LONDON– Former British Chancellor of the Exchequer Rishi Sunak and Foreign Secretary Liz Truss emerged as the final two candidates in the country’s leadership race of the ruling Conservative party on Wednesday.

International Trade Minister Penny Mordaunt was knocked out in the final round of ballot among Conservative lawmakers.

Sunak won 137 votes and Truss 113. The contest to replace Boris Johnson as prime minister will now go before the Conservative Party’s 200,000-odd dues-paying members, who will select the winner later this summer via mail-in ballot.

The winner, to be announced on Sept. 5, will automatically become Johnson’s successor.

“We can’t read anything much into the outcome of today’s vote. No candidate received anywhere near an absolute majority of the votes of the Conservative Members of Parliament (MPs),” Professor Iain Begg from the London School of Economics and Political Science, told Xinhua. 

“It’s really over now entirely to the Conservative Party members in the country who don’t have a clear signal from the MPs about who they (MPs) would prefer,” Begg added. 

Though Sunak has won each of the five rounds of voting by lawmakers, a YouGov poll published on Tuesday showed that he was less popular with the party’s grassroots.

He is predicted to lose to Truss, a favorite of the party’s right wing, in the head-to-head contest.

Both candidates have made pledges on tax cuts as the cost-of-living crisis continues to bite.

However, Sunak dismissed as “fairytales” his rivals’ promises of immediate tax cuts, arguing that inflation must be brought under control first.

Inflation in Britain rose by 9.4 percent in June, hitting a fresh 40-year high, official statistics showed on Wednesday.

Truss, on the other hand, promised to start cutting taxes from day one. 

But while a low-tax approach has gained traction among Conservative members, it’s not automatically favored by the large number of Tories who have reached a certain age, Begg said. 

“They will rely relatively more on public services than younger members.

They may say that we do have problems to do with health care, with social care, as well as educating our children and grandchildren, which do require public spending,” he said.

Matt Cole, political historian at the University of Birmingham, agreed that it’s hard to predict who will win the key to 10 Downing Street, noting that the average age of the Conservative members is around 60.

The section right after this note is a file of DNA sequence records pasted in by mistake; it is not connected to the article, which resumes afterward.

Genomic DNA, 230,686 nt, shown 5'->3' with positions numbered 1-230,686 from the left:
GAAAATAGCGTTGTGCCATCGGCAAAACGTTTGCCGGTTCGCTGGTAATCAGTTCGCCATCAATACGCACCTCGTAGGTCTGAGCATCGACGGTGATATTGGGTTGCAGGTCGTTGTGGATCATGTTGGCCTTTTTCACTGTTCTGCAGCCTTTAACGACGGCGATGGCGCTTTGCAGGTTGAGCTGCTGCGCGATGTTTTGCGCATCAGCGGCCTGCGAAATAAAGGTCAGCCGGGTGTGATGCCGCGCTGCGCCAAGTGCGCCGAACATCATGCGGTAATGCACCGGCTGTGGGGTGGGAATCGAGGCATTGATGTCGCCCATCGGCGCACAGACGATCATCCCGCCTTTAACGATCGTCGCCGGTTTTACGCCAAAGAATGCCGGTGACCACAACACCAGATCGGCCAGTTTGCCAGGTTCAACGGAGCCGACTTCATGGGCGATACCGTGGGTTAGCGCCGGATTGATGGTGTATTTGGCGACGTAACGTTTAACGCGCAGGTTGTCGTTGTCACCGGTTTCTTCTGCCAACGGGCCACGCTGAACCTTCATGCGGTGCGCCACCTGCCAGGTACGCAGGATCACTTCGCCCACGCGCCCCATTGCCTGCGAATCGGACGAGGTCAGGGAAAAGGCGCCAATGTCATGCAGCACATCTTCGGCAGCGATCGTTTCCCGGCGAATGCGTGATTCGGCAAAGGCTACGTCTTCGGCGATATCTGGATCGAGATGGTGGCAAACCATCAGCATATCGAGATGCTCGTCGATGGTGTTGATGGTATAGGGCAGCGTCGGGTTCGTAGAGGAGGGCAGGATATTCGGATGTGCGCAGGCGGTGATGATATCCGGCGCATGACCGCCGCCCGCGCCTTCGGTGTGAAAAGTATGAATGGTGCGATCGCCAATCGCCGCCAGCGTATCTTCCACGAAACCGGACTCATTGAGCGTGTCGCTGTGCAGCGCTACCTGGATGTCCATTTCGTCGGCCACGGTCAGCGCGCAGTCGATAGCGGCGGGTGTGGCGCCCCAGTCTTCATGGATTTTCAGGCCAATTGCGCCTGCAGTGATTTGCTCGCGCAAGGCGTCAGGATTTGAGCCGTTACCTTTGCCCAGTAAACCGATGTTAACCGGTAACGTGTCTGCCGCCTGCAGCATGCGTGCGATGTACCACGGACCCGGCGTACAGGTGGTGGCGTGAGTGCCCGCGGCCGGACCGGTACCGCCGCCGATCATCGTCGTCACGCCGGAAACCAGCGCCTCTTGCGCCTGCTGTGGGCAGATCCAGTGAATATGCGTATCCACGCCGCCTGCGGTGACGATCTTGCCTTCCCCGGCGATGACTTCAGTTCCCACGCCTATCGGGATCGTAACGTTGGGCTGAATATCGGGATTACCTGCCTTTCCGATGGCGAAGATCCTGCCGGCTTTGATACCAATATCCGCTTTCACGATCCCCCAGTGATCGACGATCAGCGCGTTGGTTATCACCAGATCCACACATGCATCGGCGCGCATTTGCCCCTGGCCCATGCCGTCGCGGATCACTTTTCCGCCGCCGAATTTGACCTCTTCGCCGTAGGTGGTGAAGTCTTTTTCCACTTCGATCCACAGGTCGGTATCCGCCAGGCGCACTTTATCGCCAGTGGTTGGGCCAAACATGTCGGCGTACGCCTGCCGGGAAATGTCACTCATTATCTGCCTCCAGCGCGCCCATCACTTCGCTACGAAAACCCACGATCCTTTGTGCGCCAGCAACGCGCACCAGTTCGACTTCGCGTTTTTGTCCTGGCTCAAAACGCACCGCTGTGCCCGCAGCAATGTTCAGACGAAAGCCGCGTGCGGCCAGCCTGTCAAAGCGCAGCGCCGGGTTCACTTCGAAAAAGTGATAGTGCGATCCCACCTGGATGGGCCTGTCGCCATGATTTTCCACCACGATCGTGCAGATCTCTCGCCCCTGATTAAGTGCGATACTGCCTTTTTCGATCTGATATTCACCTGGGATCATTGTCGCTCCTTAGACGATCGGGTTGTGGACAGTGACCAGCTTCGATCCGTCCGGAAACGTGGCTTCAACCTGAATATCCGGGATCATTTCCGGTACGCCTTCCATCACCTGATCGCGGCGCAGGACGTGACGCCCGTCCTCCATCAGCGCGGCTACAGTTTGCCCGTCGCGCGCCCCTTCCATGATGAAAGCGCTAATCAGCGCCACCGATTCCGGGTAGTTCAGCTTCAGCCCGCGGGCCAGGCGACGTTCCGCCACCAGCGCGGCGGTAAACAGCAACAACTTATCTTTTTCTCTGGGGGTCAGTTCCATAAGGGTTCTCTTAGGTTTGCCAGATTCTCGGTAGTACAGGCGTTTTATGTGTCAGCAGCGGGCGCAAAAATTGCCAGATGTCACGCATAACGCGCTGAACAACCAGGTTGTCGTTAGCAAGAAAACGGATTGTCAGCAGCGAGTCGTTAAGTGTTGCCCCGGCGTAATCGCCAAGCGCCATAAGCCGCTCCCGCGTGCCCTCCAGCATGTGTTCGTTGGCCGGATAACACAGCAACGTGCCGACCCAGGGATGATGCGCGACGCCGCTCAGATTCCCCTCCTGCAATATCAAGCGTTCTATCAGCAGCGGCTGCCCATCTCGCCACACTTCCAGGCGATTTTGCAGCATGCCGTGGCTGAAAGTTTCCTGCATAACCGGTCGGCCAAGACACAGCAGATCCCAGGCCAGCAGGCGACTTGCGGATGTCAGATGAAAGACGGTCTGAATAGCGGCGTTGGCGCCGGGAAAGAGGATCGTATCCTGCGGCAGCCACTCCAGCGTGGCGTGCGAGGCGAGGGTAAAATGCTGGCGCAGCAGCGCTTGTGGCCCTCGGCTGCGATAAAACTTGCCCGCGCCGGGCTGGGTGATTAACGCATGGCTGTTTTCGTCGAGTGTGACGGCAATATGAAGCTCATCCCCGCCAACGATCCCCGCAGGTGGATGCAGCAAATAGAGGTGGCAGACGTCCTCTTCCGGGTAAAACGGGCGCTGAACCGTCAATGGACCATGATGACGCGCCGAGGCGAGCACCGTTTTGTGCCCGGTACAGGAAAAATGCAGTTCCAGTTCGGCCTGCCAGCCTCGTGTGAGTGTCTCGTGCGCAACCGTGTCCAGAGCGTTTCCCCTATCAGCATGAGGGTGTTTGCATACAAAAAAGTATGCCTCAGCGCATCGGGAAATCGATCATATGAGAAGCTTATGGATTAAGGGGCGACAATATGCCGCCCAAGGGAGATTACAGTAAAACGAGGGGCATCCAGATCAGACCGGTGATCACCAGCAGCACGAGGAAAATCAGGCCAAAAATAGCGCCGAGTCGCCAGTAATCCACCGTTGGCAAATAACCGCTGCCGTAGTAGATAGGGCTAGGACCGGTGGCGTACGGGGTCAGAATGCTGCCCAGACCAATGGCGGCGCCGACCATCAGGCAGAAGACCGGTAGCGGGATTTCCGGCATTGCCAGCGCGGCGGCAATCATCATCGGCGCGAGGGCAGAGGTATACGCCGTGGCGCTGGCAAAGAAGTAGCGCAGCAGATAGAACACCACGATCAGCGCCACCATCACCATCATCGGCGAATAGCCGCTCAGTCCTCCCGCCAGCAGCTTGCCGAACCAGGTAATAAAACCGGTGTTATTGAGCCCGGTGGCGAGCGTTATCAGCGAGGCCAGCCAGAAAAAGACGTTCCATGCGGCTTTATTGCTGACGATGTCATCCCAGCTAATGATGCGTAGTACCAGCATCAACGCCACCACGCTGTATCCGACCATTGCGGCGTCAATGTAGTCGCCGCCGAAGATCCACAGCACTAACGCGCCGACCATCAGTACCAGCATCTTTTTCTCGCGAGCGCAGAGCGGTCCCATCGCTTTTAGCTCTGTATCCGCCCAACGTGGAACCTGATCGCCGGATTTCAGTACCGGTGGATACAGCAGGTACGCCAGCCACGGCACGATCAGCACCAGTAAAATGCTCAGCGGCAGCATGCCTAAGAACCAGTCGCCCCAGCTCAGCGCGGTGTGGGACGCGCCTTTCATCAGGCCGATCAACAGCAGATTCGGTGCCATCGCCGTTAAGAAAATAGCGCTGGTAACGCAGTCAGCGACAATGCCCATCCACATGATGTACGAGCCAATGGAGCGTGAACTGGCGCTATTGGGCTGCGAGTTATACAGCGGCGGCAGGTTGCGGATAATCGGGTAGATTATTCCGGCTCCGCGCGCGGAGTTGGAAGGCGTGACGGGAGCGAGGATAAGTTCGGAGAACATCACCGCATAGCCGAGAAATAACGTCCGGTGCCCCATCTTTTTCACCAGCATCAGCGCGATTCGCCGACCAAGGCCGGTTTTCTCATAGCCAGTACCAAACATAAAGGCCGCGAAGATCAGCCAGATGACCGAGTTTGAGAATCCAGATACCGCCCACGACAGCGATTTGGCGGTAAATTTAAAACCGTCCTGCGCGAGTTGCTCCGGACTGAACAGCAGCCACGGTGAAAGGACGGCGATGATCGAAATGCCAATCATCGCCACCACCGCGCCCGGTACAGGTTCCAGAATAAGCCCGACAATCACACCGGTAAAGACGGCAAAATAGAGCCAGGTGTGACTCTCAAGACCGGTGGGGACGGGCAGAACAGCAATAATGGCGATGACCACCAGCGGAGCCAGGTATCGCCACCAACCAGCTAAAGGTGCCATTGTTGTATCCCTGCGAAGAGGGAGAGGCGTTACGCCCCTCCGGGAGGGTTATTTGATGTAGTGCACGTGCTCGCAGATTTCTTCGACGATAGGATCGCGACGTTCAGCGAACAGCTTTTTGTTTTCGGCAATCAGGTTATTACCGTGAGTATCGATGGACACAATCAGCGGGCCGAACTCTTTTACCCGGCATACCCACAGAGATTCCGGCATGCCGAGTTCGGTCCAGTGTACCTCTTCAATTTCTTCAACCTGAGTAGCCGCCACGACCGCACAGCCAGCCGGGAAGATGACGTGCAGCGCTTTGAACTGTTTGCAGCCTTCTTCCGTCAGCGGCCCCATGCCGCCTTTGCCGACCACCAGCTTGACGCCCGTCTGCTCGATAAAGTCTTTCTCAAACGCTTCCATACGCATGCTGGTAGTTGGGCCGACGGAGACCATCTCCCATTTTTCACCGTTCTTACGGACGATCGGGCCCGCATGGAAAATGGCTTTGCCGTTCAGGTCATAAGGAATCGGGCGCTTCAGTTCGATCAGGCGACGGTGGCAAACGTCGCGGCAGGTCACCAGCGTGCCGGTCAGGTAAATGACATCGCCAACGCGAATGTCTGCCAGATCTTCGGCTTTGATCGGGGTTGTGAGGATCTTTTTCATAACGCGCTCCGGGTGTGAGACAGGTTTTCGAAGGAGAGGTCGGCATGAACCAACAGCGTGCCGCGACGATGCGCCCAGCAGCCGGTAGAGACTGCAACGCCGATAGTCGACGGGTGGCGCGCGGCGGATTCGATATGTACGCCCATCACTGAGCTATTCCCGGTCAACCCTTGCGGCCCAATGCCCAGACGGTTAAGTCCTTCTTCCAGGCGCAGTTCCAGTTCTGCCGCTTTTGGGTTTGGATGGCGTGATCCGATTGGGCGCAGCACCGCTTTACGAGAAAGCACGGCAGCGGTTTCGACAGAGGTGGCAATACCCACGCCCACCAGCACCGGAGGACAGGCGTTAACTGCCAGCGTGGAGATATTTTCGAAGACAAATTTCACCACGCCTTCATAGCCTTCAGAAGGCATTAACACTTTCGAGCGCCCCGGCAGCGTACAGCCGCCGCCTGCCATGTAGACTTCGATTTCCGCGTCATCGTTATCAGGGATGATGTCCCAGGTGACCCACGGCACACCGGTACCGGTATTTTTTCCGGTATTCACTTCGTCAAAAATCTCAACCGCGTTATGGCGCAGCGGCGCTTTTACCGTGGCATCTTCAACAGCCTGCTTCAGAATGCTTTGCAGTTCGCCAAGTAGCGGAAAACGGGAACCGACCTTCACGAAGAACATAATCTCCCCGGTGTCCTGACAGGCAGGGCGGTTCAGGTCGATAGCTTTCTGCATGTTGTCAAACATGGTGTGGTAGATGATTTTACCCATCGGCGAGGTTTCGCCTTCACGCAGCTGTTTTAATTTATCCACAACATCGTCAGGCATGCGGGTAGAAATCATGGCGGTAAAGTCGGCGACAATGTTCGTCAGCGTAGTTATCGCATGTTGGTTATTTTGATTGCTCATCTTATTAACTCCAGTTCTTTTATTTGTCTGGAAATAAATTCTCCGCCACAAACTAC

“It’s quite hard to predict how pragmatic they’re prepared to be at the moment,” Cole told Xinhua. 

“They need to talk about the cost of living, energy, jobs and about how to get the economy going again and to support public services.

“And that will be a shift which the politicians know they have to make. But the party members will feel reluctant to do now they have a chance to set a course for the Conservatives for the next five or ten years,” he added.

The Tory leadership race was triggered after Johnson was forced to step down on July 7 by an avalanche of resignations of government officials, who protested against his scandal-plagued leadership.

Johnson continues to serve as caretaker prime minister until a new Tory leader succeeds him. 

Johnson, who won a landslide victory in the general elections in 2019, lost support after he was caught in a string of scandals, including the Partygate scandal and the Chris Pincher scandal related to allegations of sexual misconduct by the former Conservative Party deputy chief whip. 

But Johnson defended his record in his last appearance during the Prime Minister’s Questions session in the House of Commons, lower house of the British Parliament, on Wednesday afternoon, shortly before the ballot results were announced.

The lawmakers will start their summer recess on Thursday.

Claiming “mission largely accomplished — for now,” he once again touted his achievements of pulling off the Brexit deal, rolling out the COVID-19 vaccine and helping Ukraine during his three-year premiership. 

Johnson signed off his farewell speech by saying “Hasta la vista, baby” (See you later), a famous phrase used by Hollywood legend Arnold Schwarzenegger in the film Terminator, sparking speculation that he aims to make a political comeback. 

“The cloud hanging over the incoming new prime minister will be the need to improve the prospect of their party over the next 24 months (before the next general election in 2024),” Cole said. 

“What they face is not only the challenge of presenting something with a better reputation than Boris Johnson has ended up with, but also of showing the public that they are trying and succeeding in dealing with the challenges of the current economic circumstances.

“And that is something that will be the key to the next election,” Cole added. – Xinhua